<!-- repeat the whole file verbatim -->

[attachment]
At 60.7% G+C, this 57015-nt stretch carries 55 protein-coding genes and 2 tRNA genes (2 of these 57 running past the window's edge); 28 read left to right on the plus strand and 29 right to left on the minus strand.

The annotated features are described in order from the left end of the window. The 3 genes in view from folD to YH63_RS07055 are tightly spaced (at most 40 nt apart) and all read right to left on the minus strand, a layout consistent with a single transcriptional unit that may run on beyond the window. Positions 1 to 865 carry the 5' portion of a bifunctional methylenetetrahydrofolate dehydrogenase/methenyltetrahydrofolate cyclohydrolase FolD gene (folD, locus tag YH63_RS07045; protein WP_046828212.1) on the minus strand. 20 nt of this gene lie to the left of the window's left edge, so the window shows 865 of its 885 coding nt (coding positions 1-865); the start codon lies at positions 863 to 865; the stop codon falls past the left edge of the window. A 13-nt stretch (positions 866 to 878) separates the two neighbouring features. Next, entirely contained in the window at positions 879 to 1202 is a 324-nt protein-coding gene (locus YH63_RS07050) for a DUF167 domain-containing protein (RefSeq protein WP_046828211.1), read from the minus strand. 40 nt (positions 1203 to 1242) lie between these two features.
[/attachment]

At 60.7% G+C, this 57015-nt stretch carries 55 protein-coding genes and 2 tRNA genes (2 of these 57 running past the window's edge); 28 read left to right on the plus strand and 29 right to left on the minus strand.

The annotated features are described in order from the left end of the window. The 3 genes in view from folD to YH63_RS07055 are tightly spaced (at most 40 nt apart) and all read right to left on the minus strand, a layout consistent with a single transcriptional unit that may run on beyond the window. Positions 1 to 865 carry the 5' portion of a bifunctional methylenetetrahydrofolate dehydrogenase/methenyltetrahydrofolate cyclohydrolase FolD gene (folD, locus tag YH63_RS07045; protein WP_046828212.1) on the minus strand. 20 nt of this gene lie to the left of the window's left edge, so the window shows 865 of its 885 coding nt (coding positions 1-865); the start codon lies at positions 863 to 865; the stop codon falls past the left edge of the window. A 13-nt stretch (positions 866 to 878) separates the two neighbouring features. Next, entirely contained in the window at positions 879 to 1202 is a 324-nt protein-coding gene (locus YH63_RS07050) for a DUF167 domain-containing protein (RefSeq protein WP_046828211.1), read from the minus strand. 40 nt (positions 1203 to 1242) lie between these two features.